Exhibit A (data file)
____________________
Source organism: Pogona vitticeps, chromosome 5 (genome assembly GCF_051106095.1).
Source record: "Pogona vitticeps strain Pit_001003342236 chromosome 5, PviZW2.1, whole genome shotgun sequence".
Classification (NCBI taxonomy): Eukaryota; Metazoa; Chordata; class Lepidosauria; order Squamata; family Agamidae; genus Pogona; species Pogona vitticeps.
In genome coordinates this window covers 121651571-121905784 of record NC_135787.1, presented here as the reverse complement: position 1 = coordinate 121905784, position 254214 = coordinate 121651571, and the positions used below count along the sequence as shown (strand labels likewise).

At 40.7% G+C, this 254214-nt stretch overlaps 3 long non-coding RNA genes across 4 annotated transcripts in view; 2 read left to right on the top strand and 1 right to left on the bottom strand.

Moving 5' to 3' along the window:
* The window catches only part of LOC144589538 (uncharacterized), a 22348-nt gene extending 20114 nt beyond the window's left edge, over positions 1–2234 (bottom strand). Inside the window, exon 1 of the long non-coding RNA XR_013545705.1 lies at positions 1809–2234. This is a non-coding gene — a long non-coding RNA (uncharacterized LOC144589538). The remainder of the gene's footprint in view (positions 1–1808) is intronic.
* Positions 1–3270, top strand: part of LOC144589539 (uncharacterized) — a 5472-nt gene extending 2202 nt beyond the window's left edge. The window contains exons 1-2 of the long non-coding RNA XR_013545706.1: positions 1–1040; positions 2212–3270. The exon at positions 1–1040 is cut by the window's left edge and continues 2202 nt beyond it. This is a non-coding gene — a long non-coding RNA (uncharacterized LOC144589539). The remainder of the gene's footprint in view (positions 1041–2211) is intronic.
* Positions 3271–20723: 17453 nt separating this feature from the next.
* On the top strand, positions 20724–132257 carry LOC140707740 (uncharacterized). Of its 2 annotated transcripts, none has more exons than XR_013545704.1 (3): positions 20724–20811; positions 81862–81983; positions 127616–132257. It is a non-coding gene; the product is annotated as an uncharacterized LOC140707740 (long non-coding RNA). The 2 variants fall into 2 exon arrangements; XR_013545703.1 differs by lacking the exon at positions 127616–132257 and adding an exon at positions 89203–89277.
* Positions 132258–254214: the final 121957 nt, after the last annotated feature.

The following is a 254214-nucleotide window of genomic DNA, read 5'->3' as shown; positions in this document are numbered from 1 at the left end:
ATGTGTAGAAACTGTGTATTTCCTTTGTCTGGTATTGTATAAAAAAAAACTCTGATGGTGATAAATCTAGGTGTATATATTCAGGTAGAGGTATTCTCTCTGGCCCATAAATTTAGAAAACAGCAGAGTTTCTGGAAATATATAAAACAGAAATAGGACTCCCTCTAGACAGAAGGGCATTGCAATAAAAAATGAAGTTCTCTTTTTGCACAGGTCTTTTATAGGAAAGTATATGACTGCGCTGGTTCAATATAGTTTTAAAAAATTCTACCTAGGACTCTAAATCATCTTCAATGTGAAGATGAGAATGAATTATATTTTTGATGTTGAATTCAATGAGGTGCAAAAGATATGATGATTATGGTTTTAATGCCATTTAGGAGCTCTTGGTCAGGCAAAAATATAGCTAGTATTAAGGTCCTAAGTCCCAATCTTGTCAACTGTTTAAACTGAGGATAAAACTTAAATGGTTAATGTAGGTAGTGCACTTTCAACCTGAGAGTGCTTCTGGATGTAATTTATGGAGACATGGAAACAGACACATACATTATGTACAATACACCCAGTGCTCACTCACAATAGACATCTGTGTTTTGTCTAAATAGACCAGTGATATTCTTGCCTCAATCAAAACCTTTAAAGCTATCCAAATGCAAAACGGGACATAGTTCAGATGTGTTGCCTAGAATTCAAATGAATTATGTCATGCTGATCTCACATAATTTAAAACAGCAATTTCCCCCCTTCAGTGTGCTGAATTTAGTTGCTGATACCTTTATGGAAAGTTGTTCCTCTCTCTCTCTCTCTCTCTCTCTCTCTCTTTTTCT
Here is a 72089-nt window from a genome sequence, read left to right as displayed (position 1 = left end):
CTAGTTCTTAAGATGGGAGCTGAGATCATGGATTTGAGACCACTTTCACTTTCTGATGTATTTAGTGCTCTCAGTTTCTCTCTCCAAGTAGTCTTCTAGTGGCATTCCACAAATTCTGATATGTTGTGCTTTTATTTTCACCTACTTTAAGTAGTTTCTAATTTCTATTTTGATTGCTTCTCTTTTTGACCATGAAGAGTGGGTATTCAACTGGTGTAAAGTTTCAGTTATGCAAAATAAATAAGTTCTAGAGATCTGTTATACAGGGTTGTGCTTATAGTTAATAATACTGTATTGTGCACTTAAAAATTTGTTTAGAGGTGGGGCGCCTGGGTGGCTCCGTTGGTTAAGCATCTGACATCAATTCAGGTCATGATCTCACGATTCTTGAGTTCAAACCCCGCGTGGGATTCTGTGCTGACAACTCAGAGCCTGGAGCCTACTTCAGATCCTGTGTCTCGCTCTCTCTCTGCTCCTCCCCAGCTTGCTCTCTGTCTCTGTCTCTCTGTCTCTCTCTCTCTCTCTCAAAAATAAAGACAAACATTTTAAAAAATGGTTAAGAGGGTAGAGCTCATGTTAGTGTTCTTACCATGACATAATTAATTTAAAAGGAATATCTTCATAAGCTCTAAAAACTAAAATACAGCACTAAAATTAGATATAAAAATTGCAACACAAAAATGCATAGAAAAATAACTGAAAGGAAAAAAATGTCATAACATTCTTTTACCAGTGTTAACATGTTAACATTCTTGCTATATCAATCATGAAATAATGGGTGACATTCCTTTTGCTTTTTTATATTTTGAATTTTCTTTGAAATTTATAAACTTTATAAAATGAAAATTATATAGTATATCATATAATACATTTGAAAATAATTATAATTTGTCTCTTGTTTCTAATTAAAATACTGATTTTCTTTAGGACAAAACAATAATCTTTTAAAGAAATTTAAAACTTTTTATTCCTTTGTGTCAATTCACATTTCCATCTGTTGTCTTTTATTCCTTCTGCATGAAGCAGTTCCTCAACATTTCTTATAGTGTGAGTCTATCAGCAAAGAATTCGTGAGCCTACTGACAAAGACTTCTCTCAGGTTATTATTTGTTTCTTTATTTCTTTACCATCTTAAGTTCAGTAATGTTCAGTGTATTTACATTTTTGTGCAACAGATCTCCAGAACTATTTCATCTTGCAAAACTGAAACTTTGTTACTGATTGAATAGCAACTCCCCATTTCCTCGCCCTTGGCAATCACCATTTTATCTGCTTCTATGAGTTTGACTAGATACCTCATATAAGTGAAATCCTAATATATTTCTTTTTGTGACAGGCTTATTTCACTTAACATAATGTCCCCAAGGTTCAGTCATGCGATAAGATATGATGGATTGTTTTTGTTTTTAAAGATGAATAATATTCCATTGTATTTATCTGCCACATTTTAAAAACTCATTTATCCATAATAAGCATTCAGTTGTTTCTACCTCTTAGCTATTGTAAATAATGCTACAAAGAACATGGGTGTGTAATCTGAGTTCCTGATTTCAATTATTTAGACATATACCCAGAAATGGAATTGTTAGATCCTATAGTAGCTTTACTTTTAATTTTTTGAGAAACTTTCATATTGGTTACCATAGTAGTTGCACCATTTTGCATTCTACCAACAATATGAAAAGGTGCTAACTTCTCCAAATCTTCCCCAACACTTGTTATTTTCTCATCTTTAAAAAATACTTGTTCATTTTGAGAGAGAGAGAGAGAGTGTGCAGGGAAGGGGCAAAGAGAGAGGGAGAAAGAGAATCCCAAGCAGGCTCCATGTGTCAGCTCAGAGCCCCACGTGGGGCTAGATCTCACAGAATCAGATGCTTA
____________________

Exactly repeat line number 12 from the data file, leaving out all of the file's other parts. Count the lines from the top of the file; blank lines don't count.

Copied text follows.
The following is a 254214-nucleotide window of genomic DNA, read 5'->3' as shown; positions in this document are numbered from 1 at the left end: